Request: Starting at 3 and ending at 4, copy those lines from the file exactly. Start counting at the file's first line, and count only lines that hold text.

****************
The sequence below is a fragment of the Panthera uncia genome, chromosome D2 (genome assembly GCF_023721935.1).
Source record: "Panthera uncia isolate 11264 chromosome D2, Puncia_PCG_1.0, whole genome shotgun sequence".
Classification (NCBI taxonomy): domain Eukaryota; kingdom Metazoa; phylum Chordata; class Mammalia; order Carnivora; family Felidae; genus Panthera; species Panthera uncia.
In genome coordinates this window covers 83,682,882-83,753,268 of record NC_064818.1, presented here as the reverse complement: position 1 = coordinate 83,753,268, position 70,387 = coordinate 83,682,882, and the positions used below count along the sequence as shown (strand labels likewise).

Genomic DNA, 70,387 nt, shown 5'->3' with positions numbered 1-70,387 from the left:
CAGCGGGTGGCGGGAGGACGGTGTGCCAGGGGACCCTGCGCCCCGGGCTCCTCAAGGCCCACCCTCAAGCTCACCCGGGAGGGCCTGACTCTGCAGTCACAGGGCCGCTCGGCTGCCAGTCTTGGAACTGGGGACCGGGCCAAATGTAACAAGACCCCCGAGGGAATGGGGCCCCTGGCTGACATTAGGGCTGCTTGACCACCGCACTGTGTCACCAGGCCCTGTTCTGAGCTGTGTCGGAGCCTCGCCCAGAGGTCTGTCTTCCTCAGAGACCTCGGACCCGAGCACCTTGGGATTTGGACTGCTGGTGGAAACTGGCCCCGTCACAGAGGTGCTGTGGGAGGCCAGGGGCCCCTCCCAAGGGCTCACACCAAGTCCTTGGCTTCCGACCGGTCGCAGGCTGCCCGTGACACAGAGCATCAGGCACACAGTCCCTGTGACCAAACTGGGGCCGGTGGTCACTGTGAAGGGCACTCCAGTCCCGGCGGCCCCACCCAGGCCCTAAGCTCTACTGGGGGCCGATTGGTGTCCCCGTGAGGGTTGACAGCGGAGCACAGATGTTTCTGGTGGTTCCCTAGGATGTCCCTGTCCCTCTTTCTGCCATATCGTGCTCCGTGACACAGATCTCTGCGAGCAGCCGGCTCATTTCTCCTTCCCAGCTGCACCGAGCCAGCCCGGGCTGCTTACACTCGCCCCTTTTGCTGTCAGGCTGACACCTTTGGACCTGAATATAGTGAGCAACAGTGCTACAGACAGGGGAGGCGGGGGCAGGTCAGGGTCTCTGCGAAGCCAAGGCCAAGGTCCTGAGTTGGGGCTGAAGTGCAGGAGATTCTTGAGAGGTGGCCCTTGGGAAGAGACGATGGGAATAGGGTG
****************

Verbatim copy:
Classification (NCBI taxonomy): domain Eukaryota; kingdom Metazoa; phylum Chordata; class Mammalia; order Carnivora; family Felidae; genus Panthera; species Panthera uncia.
In genome coordinates this window covers 83,682,882-83,753,268 of record NC_064818.1, presented here as the reverse complement: position 1 = coordinate 83,753,268, position 70,387 = coordinate 83,682,882, and the positions used below count along the sequence as shown (strand labels likewise).